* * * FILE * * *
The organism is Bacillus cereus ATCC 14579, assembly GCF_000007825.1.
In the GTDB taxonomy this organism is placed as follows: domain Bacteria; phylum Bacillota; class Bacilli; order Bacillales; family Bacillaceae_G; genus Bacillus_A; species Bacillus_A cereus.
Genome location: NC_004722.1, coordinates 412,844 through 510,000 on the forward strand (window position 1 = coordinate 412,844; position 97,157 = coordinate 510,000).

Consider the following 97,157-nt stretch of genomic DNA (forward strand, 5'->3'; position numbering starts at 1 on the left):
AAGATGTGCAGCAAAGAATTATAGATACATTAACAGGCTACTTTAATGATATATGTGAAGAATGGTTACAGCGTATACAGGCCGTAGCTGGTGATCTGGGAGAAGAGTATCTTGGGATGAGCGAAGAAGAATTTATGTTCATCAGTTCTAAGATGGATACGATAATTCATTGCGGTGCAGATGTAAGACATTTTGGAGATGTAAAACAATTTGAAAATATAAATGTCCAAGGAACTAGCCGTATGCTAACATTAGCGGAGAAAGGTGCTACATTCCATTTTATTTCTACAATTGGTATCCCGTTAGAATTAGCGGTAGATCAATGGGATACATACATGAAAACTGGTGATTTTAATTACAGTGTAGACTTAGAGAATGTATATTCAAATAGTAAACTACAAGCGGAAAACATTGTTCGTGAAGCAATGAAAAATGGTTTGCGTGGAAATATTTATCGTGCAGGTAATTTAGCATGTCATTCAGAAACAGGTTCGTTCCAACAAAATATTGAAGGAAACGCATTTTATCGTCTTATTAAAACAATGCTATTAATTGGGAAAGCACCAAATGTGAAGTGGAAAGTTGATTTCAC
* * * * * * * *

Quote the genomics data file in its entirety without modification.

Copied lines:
The organism is Bacillus cereus ATCC 14579, assembly GCF_000007825.1.
In the GTDB taxonomy this organism is placed as follows: domain Bacteria; phylum Bacillota; class Bacilli; order Bacillales; family Bacillaceae_G; genus Bacillus_A; species Bacillus_A cereus.
Genome location: NC_004722.1, coordinates 412,844 through 510,000 on the forward strand (window position 1 = coordinate 412,844; position 97,157 = coordinate 510,000).

Consider the following 97,157-nt stretch of genomic DNA (forward strand, 5'->3'; position numbering starts at 1 on the left):
AAGATGTGCAGCAAAGAATTATAGATACATTAACAGGCTACTTTAATGATATATGTGAAGAATGGTTACAGCGTATACAGGCCGTAGCTGGTGATCTGGGAGAAGAGTATCTTGGGATGAGCGAAGAAGAATTTATGTTCATCAGTTCTAAGATGGATACGATAATTCATTGCGGTGCAGATGTAAGACATTTTGGAGATGTAAAACAATTTGAAAATATAAATGTCCAAGGAACTAGCCGTATGCTAACATTAGCGGAGAAAGGTGCTACATTCCATTTTATTTCTACAATTGGTATCCCGTTAGAATTAGCGGTAGATCAATGGGATACATACATGAAAACTGGTGATTTTAATTACAGTGTAGACTTAGAGAATGTATATTCAAATAGTAAACTACAAGCGGAAAACATTGTTCGTGAAGCAATGAAAAATGGTTTGCGTGGAAATATTTATCGTGCAGGTAATTTAGCATGTCATTCAGAAACAGGTTCGTTCCAACAAAATATTGAAGGAAACGCATTTTATCGTCTTATTAAAACAATGCTATTAATTGGGAAAGCACCAAATGTGAAGTGGAAAGTTGATTTCAC